Understandably father Dick and mother Peggy are utterly devastated, Tessa and Lewis are wildly confused and frightened and at this point it becomes clear that life may never be the same for the Swinburnes ever again.
What follows is an exceptionally well-written book, structured around sections, thus moving from events in 1954 and catching up with the family in 1962 in Book II, 1968 in Book III, 1976 in Book IV and so on right up to 2005 in Book VII. This is a format that I find makes for hugely satisfying reading with the slow revelation and the subsequent discovery of what may have happened in the intervening years and Jo Verity handles it all with absolute precision.
The tendrils of the tragedy insinuate themselves into the lives of each member of the family as Gordon casts his lengthening shadow of absence and blights the future. Each reacts differently to this 1950s tragedy and it is the historical placement that resonates here. This was the era of post-war stoicism, no place for self-pity no matter what the circumstances, just pick yourself up, dust off, brush it under the carpet and get on with it. The days when lies, secrets and silence could pervade, because to share and acknowledge the grief would be to admit defeat, hadn't we just won a war with an armoury of stiff upper lips, defeat of any description wasn't in the 1950's psyche.
Compare to now with the plethora of counselling and revelation, our knowledge of the effects of grief and loss, the impact on children, all the sharing and talking therapies, coping strategies, resolution and closure all denied the poor Swinburnes and the desolation becomes inevitable. It is the children who are the prime focus and this works well, whilst never minimising the impact of the pain on Dick and Peggy, to have focused on it excessively would have meant 1000 pages. Jo Verity has resisted that temptation offering sufficient blue touch paper for this reader to ignite and retire to ponder from a safe distance.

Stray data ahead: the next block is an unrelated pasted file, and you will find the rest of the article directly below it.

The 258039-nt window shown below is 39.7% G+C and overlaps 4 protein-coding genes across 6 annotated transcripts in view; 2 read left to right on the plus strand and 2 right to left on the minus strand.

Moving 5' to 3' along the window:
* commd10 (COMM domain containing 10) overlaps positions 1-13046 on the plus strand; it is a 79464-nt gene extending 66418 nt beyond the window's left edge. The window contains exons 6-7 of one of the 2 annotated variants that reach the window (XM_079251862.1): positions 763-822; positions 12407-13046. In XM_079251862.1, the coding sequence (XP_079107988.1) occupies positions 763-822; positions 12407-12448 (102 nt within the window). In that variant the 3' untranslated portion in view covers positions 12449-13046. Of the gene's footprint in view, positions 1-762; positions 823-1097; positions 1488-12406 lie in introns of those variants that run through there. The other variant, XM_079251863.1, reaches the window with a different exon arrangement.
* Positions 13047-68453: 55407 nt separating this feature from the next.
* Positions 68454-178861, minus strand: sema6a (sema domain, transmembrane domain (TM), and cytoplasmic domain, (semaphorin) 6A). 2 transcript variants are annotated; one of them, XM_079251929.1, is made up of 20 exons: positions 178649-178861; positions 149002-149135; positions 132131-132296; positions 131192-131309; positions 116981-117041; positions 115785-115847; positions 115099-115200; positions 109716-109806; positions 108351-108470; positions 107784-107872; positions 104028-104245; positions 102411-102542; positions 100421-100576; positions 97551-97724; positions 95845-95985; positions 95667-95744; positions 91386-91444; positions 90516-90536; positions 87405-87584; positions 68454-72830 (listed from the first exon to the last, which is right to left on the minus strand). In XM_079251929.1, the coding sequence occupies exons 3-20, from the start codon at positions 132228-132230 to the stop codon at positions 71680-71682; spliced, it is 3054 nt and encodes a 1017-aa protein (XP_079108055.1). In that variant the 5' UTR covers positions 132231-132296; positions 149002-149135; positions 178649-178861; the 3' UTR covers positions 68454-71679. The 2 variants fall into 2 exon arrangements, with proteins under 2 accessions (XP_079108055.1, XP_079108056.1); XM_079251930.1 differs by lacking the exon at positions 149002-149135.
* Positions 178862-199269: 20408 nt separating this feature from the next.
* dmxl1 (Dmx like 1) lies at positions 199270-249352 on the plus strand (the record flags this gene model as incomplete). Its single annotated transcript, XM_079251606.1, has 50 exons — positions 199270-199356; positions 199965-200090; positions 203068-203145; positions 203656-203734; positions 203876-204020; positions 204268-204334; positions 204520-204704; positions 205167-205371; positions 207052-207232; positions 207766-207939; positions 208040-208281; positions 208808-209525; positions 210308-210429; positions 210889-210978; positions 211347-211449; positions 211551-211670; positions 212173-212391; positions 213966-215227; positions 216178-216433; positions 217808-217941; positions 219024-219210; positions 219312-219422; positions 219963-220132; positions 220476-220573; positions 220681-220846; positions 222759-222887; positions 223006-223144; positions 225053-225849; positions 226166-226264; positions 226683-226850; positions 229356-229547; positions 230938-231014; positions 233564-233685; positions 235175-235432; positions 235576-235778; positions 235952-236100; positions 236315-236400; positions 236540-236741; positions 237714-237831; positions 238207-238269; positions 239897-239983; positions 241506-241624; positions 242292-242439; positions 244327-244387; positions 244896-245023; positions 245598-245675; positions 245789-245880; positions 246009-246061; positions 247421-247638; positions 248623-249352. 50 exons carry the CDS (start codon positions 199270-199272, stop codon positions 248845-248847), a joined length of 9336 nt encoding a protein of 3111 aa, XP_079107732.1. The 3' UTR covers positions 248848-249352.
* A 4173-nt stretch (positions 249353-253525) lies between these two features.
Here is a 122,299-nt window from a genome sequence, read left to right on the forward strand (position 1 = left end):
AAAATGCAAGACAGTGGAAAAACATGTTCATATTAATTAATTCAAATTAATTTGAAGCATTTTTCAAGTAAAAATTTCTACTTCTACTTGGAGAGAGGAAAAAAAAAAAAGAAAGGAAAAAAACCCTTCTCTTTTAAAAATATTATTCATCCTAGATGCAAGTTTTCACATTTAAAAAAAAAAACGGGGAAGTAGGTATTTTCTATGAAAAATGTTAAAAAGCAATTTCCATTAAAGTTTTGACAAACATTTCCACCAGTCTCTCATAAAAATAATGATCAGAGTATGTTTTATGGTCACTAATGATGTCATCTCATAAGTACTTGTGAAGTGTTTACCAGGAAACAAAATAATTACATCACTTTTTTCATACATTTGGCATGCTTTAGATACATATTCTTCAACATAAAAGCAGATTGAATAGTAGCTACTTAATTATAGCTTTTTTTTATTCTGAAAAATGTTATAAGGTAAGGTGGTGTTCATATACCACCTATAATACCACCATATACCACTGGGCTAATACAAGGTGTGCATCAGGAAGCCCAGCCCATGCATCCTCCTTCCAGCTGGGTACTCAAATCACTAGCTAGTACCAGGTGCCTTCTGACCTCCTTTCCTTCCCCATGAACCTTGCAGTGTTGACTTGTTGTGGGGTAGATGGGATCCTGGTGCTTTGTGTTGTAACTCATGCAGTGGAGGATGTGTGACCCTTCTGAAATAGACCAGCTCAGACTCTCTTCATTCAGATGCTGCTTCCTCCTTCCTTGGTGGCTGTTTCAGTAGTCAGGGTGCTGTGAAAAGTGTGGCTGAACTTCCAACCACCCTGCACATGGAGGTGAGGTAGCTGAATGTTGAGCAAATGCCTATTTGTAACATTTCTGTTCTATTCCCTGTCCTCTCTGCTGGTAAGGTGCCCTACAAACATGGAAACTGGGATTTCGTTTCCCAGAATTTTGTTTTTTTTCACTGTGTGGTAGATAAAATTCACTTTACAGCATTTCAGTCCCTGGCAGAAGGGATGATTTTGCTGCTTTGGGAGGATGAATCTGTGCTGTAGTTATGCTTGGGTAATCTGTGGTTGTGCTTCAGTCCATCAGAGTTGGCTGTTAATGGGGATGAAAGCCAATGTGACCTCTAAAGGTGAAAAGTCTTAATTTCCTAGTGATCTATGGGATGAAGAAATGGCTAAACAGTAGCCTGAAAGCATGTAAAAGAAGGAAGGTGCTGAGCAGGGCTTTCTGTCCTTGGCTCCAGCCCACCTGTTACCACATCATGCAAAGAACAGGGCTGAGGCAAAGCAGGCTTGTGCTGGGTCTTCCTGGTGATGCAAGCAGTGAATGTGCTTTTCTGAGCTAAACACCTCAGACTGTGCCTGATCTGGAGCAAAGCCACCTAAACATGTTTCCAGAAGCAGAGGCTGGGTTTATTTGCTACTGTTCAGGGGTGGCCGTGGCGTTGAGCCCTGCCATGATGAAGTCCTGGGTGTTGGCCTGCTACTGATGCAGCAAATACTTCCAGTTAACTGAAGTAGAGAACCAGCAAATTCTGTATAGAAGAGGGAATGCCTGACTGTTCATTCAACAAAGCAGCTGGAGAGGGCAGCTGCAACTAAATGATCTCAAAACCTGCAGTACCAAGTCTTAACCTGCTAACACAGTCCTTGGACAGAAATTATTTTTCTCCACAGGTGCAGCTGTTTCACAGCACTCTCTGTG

I think comparisons to other books could be unhelpful because I'm mindful that as many readers here disliked Philip Hensher's The Northern Clemency as much as I lauded it, but if you did enjoy that for the portrayal and progression of ordinary lives over a period of time then I think you will love Sweets From Morocco.
As Jo Verity herself describes it,
'It's my job to help the reader appreciate how extraordinary 'ordinary' people can be; how well or badly or crazily they behave when a spanner is cast in the works.'
I'm also interested in this my first read from Honno Welsh Women's Press which I discover was established in 1986 as a community co-operative with a remit 'to develop the writing talents of women from Wales, giving them new and exciting opportunities to see their work published and often to give them their first break as a writer.'
Jo Verity already has the Richard & Judy Short Story Award on her mantlepiece and if she is writing novels like this perhaps she should keep some more mantlepiece space free, my thanks to Jo, Sweets From Morocco has been a cracking good read.